Managing people is no easy task. We ask our managers to do a lot of things well. The list of competencies that are required by managers can be lengthy. For example, managers must analyze issues, make sound decisions, act strategically, motivate others, problem solve and drive execution to name a few.
But to me, all other competencies pale in comparison to my number one managerial competency, namely Building Talent.
Building Talent means that the manager ensures that they have the right people in place to properly execute the strategy and deliver outstanding results.
I look at Building Talent as a 'catch phrase' that encompasses several key areas:
- Hiring high-caliber talent
- Retaining the best talent
- Developing successors and creating talent pools
- Establishing bench strength
Sounds pretty simple right? However, the reality is that while every manager wants to accomplish these aims, something happens to throw them off track. The problem is that work gets in the way, people are busy, and all of the sudden, these lofty ideals are moved to the 'back burner.'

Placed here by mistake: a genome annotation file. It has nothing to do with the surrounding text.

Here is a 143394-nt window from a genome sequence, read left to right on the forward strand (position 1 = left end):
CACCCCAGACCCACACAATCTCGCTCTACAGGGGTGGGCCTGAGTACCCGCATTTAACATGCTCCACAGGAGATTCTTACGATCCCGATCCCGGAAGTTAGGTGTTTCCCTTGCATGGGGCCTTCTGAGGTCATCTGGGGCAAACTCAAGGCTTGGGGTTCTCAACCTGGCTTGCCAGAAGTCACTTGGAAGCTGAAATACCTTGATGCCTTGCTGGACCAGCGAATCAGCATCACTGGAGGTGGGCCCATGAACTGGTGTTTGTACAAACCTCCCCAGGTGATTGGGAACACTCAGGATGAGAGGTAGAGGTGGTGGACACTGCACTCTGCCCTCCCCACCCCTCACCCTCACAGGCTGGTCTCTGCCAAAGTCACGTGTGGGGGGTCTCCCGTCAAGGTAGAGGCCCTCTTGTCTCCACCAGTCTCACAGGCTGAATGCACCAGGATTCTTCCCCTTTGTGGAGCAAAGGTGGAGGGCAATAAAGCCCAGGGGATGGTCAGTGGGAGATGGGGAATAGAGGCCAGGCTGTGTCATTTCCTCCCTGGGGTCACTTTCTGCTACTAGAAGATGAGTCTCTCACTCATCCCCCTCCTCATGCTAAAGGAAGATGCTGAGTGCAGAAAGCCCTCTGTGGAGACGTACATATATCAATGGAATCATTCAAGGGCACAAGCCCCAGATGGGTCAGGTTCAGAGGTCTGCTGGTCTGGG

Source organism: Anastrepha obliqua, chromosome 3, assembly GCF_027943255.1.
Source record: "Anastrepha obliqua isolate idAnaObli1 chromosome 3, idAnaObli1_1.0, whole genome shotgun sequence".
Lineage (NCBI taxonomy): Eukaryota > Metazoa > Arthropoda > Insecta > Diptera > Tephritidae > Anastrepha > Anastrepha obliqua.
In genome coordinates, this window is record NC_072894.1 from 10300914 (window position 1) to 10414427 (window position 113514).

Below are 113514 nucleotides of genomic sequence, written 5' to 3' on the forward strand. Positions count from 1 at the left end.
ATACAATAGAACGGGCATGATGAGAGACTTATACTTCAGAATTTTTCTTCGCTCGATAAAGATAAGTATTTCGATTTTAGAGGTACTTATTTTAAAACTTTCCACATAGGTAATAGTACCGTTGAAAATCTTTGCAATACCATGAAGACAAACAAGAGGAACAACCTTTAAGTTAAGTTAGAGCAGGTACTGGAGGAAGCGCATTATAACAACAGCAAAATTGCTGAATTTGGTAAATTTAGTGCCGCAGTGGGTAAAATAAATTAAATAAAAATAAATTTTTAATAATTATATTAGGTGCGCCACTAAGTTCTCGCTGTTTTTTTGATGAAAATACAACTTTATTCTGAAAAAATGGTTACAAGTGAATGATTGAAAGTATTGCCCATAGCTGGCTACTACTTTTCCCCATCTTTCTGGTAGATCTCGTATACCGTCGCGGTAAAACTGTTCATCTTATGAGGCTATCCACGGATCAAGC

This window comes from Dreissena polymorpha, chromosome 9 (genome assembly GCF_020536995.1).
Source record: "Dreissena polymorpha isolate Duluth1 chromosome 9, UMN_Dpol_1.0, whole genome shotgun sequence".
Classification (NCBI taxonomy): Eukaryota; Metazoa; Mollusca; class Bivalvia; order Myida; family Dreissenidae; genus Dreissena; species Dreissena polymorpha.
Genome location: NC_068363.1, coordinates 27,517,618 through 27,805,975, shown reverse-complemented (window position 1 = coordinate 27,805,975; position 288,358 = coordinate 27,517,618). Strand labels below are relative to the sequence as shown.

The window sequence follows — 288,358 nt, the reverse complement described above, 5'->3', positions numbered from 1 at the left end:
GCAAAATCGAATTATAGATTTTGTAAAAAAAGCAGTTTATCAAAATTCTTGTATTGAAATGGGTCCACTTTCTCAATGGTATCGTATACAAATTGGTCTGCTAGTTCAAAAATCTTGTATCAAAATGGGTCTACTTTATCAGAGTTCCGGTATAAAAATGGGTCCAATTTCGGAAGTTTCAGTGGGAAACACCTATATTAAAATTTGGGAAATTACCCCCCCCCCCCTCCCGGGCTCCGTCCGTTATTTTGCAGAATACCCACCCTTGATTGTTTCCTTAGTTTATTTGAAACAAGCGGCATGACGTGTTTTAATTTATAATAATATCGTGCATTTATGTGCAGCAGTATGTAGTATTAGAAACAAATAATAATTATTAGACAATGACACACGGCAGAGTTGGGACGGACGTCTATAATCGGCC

I am a firm believer that what gets measured, gets done. Therefore, if you want managers to value the Building Talent competency, you must embed some talent metrics into their performance evaluation.
Start off by creating a measure for quality of hire. This measure would be a combination of the performance review and independent assessment by other leaders. Next, think about using a measure that captures turnover in a different light. Because not all turnover is bad, I would rather focus on the retention of key (or best) talent.
Finally, critically view the talent bench for each of the managers. Remember, this measure should look at the progress (or lack there of) in developing bench strength. For example, if a manager inherited a weak bench, they need time to change course and develop their team. As simple 'up-arrow' or 'down-arrow' could suffice.
If you need assistance with this or other leadership topics, please feel free to contact me at Tom Sheehan.